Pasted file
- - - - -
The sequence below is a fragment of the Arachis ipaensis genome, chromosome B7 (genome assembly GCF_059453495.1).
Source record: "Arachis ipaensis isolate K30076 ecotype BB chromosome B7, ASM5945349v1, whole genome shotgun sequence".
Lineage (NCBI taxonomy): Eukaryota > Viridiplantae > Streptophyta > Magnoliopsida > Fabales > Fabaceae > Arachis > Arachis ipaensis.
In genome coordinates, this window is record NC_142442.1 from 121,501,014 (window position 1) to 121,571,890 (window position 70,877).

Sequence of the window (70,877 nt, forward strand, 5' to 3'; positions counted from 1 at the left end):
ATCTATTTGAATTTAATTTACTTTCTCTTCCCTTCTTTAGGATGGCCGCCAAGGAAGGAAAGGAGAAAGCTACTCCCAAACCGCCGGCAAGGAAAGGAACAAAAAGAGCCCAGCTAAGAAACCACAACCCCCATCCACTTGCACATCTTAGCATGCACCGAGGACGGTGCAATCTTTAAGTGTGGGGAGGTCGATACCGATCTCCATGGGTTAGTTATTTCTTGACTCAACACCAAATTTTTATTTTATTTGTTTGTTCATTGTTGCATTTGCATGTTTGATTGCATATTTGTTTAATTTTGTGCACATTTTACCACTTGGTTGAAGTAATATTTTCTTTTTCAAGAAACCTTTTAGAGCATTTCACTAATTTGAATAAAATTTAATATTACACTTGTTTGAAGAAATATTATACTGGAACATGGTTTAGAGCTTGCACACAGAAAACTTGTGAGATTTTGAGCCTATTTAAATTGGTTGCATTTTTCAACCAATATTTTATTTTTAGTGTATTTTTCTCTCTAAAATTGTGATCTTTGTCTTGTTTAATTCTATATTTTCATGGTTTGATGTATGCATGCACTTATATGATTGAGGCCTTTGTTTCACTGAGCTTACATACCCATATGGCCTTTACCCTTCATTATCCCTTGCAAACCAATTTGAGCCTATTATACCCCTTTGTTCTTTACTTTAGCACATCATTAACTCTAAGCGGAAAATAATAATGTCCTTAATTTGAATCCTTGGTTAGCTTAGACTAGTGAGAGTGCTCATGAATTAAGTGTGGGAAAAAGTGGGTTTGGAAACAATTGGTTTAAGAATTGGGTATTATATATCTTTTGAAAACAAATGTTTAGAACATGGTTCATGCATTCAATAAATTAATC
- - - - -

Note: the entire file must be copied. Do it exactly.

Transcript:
The sequence below is a fragment of the Arachis ipaensis genome, chromosome B7 (genome assembly GCF_059453495.1).
Source record: "Arachis ipaensis isolate K30076 ecotype BB chromosome B7, ASM5945349v1, whole genome shotgun sequence".
Lineage (NCBI taxonomy): Eukaryota > Viridiplantae > Streptophyta > Magnoliopsida > Fabales > Fabaceae > Arachis > Arachis ipaensis.
In genome coordinates, this window is record NC_142442.1 from 121,501,014 (window position 1) to 121,571,890 (window position 70,877).

Sequence of the window (70,877 nt, forward strand, 5' to 3'; positions counted from 1 at the left end):
ATCTATTTGAATTTAATTTACTTTCTCTTCCCTTCTTTAGGATGGCCGCCAAGGAAGGAAAGGAGAAAGCTACTCCCAAACCGCCGGCAAGGAAAGGAACAAAAAGAGCCCAGCTAAGAAACCACAACCCCCATCCACTTGCACATCTTAGCATGCACCGAGGACGGTGCAATCTTTAAGTGTGGGGAGGTCGATACCGATCTCCATGGGTTAGTTATTTCTTGACTCAACACCAAATTTTTATTTTATTTGTTTGTTCATTGTTGCATTTGCATGTTTGATTGCATATTTGTTTAATTTTGTGCACATTTTACCACTTGGTTGAAGTAATATTTTCTTTTTCAAGAAACCTTTTAGAGCATTTCACTAATTTGAATAAAATTTAATATTACACTTGTTTGAAGAAATATTATACTGGAACATGGTTTAGAGCTTGCACACAGAAAACTTGTGAGATTTTGAGCCTATTTAAATTGGTTGCATTTTTCAACCAATATTTTATTTTTAGTGTATTTTTCTCTCTAAAATTGTGATCTTTGTCTTGTTTAATTCTATATTTTCATGGTTTGATGTATGCATGCACTTATATGATTGAGGCCTTTGTTTCACTGAGCTTACATACCCATATGGCCTTTACCCTTCATTATCCCTTGCAAACCAATTTGAGCCTATTATACCCCTTTGTTCTTTACTTTAGCACATCATTAACTCTAAGCGGAAAATAATAATGTCCTTAATTTGAATCCTTGGTTAGCTTAGACTAGTGAGAGTGCTCATGAATTAAGTGTGGGAAAAAGTGGGTTTGGAAACAATTGGTTTAAGAATTGGGTATTATATATCTTTTGAAAACAAATGTTTAGAACATGGTTCATGCATTCAATAAATTAATC